Those inescapable truths are hard to reconcile with Kerry’s insistent assertions at the airport that a breakthrough is “within reach,” and that all it needs is “a little more work.”

Kerry’s boss, president and Nobel peace laureate Barack Obama, also tried to tackle the conflict at the beginning of his first term, but backed away fairly rapidly, and subsequently focused his efforts on other areas.

Word from Netanyahu’s office after the talks collapsed in late 2010 was that the prime minister was willing to extend the 10-month settlement freeze that had briefly brought Abbas to the table then, but that the administration did not believe there was much point. Since then, Netanyahu has dug in against preconditions, while offering to discuss all issues at the table, and expressing a readiness for releases of pre-Oslo Palestinian prisoners — phased releases, so that Abbas cannot simply come back to the table, secure the freedom of the pre-Oslo veterans, and walk away again. Abbas, for his part, evidently remains unmoved in his demands for a settlement freeze and a commitment that the talks would focus on a Palestinian state based on the pre-1967 lines.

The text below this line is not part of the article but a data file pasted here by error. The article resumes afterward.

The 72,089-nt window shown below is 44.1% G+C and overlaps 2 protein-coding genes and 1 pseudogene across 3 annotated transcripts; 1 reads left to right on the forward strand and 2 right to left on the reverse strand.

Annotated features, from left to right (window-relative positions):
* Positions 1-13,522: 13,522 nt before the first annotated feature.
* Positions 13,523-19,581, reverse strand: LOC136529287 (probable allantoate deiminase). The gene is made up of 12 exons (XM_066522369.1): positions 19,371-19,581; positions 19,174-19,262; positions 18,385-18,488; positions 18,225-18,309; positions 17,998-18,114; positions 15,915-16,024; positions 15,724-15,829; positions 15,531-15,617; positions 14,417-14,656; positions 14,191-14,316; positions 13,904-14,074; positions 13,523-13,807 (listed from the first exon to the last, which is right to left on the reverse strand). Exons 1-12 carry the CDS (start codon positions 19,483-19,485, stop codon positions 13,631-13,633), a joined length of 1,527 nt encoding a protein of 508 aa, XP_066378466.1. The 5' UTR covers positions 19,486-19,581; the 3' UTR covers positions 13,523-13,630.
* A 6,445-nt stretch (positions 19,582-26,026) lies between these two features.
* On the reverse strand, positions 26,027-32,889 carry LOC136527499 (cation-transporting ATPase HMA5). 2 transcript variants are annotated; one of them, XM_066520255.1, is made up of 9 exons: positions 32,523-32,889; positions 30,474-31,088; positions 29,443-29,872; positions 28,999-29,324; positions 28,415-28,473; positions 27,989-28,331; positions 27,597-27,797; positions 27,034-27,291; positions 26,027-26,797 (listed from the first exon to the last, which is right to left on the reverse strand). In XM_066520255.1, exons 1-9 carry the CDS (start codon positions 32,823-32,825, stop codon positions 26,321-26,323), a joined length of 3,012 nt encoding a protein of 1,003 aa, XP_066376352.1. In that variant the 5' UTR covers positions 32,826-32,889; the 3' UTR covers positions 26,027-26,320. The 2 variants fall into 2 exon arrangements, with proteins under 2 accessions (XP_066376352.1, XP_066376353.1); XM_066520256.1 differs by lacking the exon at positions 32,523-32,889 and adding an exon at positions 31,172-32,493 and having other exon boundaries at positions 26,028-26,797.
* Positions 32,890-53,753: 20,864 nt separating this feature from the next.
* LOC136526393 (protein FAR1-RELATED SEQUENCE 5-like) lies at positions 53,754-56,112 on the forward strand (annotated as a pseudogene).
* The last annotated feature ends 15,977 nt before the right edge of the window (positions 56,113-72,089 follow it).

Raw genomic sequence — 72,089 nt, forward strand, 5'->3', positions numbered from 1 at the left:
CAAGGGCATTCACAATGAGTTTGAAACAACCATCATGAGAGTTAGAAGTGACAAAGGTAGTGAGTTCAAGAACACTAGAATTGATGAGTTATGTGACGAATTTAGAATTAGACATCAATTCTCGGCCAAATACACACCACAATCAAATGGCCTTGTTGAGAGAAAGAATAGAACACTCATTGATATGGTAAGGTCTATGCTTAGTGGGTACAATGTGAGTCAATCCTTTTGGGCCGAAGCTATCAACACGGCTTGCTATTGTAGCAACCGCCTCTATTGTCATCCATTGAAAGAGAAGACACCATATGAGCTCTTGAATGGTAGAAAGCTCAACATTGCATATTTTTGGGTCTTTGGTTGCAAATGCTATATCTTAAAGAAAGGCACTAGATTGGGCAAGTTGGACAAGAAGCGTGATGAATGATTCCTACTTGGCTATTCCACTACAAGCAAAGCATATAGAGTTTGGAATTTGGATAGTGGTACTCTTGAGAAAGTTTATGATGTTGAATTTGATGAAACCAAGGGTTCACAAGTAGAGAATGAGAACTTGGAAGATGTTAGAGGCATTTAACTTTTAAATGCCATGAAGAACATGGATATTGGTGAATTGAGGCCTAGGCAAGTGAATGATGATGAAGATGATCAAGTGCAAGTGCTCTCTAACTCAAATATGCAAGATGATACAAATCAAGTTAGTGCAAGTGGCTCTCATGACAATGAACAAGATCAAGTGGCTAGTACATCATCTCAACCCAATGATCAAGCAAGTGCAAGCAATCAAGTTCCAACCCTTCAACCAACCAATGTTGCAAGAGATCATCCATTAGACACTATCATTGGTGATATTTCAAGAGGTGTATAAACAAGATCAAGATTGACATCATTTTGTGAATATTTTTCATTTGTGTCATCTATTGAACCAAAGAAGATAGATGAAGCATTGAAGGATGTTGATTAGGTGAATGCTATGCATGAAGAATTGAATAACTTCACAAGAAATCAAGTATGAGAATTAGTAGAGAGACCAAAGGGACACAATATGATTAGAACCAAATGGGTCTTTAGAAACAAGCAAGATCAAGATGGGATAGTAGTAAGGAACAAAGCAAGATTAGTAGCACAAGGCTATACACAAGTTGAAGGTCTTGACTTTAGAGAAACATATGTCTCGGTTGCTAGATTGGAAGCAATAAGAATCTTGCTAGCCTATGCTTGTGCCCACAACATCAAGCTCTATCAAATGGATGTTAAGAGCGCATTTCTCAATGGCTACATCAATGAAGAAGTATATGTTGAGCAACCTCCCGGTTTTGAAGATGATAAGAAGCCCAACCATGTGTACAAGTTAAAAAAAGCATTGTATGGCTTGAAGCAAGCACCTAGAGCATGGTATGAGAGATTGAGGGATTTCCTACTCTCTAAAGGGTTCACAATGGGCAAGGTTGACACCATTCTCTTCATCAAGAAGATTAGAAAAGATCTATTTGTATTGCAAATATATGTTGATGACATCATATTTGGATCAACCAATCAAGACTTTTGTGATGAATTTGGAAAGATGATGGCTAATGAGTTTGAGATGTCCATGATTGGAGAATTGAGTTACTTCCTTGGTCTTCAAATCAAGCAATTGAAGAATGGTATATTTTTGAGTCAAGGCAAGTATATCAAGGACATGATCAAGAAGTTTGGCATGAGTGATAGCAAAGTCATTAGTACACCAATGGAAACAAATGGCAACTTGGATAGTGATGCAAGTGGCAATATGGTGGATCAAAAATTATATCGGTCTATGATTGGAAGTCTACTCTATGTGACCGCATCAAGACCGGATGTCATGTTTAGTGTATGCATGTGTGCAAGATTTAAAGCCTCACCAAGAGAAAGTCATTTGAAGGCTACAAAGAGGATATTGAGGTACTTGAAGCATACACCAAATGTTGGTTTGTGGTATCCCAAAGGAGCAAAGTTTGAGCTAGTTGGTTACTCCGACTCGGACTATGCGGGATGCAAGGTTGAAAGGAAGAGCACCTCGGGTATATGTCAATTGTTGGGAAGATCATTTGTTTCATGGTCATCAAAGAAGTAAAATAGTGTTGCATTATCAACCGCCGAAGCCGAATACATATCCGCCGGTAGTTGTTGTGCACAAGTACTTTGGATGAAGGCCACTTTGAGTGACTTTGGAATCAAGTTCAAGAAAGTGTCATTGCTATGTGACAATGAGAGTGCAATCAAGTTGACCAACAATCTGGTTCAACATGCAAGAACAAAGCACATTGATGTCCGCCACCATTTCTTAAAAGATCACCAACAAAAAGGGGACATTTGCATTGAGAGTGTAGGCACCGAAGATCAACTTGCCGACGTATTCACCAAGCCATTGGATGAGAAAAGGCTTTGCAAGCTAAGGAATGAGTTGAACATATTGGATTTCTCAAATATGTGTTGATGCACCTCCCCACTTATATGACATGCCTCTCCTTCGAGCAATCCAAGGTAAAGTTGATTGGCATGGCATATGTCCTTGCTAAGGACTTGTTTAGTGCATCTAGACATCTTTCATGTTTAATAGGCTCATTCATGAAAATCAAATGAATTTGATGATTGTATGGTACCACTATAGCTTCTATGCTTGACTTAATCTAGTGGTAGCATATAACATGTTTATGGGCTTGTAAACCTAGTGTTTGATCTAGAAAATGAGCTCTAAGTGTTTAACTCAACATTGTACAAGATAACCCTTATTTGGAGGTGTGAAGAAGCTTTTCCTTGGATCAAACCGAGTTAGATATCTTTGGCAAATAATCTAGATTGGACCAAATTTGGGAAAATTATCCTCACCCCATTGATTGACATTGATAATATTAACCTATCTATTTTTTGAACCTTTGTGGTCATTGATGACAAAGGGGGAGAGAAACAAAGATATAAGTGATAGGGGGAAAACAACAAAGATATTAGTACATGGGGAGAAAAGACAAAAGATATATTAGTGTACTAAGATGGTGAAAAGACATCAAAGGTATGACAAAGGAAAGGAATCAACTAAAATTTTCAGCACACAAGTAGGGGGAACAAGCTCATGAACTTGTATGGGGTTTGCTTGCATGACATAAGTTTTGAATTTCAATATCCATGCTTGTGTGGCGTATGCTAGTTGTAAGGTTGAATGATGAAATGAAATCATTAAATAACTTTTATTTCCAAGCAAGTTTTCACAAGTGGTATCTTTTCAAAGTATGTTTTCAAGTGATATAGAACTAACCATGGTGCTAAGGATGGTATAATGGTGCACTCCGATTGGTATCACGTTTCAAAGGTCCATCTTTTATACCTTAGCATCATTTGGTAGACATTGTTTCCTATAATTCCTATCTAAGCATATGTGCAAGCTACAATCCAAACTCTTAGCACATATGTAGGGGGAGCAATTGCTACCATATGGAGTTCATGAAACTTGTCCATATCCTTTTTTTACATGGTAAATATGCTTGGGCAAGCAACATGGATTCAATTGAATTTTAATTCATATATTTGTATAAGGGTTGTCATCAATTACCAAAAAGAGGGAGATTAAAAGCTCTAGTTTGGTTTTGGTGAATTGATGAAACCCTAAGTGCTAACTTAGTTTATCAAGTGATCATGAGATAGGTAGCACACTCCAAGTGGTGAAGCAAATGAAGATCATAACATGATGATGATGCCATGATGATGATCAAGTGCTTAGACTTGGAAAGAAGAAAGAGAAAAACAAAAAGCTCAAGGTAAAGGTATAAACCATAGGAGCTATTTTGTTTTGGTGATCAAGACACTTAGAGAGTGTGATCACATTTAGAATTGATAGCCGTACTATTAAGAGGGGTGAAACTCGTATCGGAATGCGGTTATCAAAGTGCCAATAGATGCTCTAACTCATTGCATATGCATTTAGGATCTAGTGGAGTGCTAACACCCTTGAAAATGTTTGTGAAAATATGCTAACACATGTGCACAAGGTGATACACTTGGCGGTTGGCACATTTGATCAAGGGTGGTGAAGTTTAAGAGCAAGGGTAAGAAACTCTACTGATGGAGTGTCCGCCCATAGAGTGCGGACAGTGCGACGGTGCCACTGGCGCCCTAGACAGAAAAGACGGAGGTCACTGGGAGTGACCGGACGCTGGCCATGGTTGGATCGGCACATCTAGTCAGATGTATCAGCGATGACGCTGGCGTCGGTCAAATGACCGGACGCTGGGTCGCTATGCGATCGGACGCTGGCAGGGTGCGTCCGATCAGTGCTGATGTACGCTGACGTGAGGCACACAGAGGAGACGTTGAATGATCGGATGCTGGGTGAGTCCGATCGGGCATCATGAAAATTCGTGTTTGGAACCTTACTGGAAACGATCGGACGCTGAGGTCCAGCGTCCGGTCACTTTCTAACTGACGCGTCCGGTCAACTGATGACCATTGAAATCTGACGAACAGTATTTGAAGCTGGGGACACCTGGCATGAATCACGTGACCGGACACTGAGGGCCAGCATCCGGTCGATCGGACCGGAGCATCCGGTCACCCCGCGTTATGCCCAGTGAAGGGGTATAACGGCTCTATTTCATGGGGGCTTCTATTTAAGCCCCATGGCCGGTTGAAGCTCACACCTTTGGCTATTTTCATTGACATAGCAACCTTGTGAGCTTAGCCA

For Abbas, the option of battling Israel in UN forums is plainly more attractive than negotiating with a Netanyahu constrained by senior coalition partners from the far-right Jewish Home party, and key officials in his own Likud party, who are staunchly opposed to territorial compromise. For Netanyahu, the goal in these latest talks would appear to have been to convince Kerry that he’s really, honestly, truly interested in a two-state solution, if only Abbas would step up.